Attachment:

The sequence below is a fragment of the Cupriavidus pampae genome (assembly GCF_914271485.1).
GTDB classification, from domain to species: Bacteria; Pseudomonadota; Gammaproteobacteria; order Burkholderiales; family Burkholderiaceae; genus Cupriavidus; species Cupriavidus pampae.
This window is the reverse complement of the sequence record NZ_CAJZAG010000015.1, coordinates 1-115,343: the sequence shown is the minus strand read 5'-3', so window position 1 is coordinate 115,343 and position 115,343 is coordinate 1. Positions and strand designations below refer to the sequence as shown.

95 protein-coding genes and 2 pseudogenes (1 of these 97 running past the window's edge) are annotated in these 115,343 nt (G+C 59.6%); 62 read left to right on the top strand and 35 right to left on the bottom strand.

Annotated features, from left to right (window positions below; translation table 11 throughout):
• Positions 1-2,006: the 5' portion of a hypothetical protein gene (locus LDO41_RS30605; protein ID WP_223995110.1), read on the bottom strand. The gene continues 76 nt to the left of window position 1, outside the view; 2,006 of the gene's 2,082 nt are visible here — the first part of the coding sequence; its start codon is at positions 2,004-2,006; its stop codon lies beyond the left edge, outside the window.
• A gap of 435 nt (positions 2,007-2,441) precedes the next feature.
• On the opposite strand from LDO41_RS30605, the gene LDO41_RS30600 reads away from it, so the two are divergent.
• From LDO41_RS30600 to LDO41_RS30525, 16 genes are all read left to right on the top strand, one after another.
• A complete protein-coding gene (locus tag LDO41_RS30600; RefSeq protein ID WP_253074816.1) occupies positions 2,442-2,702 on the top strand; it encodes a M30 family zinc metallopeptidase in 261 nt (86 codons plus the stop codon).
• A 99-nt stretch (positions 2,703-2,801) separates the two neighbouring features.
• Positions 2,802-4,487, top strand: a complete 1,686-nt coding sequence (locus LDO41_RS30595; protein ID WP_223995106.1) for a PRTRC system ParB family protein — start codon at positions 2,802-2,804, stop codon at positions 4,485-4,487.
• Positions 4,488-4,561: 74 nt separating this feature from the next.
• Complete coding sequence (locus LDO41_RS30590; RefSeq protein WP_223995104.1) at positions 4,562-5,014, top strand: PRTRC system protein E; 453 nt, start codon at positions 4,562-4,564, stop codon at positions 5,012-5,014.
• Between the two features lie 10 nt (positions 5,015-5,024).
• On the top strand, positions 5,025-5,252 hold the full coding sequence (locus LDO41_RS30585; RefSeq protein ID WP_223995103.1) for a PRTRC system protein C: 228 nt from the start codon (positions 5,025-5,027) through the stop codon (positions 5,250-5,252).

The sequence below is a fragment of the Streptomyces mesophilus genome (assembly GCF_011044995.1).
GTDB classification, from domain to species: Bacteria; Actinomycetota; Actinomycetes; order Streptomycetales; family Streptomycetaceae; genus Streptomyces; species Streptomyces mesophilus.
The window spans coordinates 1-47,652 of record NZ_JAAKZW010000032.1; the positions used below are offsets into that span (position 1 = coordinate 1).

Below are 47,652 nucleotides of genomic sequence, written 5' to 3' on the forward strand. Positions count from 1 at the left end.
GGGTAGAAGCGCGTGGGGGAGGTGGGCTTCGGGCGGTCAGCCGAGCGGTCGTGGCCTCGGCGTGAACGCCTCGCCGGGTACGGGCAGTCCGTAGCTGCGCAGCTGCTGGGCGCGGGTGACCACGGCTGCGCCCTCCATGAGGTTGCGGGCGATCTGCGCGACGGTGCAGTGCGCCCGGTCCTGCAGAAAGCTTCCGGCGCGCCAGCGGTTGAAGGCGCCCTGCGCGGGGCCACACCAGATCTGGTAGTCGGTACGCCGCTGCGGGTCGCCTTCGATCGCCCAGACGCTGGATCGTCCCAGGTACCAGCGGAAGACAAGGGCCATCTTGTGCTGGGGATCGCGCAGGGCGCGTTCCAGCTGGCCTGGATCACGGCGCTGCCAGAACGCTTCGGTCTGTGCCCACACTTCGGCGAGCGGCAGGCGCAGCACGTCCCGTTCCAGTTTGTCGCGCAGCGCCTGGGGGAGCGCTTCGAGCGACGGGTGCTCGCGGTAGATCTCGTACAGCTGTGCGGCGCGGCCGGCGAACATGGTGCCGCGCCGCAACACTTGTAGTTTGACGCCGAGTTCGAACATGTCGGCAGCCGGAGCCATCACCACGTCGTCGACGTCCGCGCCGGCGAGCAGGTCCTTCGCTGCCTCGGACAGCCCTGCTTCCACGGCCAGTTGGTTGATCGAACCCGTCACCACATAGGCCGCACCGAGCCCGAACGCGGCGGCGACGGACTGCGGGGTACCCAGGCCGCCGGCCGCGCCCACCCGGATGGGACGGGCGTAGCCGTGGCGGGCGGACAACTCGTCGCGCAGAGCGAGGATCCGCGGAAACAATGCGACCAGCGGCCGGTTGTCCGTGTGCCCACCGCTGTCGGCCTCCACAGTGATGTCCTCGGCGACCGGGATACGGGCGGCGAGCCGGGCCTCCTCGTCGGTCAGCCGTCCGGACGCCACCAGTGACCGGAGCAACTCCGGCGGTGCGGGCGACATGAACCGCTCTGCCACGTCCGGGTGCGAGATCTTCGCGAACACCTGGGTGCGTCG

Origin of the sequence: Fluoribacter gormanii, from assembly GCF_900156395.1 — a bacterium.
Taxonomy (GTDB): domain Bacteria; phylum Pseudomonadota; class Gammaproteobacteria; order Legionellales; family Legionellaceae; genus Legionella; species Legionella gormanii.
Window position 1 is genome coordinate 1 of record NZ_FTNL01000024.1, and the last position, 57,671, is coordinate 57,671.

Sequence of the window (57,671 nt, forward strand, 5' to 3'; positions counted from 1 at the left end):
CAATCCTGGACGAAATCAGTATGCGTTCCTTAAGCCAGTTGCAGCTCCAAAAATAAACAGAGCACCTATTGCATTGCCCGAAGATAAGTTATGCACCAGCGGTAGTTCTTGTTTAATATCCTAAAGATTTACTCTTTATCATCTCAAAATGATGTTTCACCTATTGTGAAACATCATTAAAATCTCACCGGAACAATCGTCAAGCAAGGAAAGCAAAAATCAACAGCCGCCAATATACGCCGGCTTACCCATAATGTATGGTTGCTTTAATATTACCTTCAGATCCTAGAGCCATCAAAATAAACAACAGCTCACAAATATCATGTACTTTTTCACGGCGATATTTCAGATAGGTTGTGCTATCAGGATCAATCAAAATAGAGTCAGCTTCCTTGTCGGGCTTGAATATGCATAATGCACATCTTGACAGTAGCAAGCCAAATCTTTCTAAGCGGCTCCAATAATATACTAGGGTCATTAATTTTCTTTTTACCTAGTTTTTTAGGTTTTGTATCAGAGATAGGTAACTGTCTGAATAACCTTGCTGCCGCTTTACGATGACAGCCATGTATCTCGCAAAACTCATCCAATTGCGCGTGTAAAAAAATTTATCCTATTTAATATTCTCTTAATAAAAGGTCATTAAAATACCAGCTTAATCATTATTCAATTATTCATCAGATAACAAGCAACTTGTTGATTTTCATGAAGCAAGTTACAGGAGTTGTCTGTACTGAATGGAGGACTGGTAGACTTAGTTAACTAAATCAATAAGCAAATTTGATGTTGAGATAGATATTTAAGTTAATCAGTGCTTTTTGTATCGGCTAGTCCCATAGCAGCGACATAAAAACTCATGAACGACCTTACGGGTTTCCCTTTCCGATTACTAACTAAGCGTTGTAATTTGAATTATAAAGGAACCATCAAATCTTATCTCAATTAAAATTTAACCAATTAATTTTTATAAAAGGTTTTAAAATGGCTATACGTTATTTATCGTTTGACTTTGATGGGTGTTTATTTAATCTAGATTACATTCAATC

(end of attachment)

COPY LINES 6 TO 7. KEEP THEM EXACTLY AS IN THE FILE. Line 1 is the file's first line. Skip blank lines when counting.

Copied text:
• Positions 1-2,006: the 5' portion of a hypothetical protein gene (locus LDO41_RS30605; protein ID WP_223995110.1), read on the bottom strand. The gene continues 76 nt to the left of window position 1, outside the view; 2,006 of the gene's 2,082 nt are visible here — the first part of the coding sequence; its start codon is at positions 2,004-2,006; its stop codon lies beyond the left edge, outside the window.
• A gap of 435 nt (positions 2,007-2,441) precedes the next feature.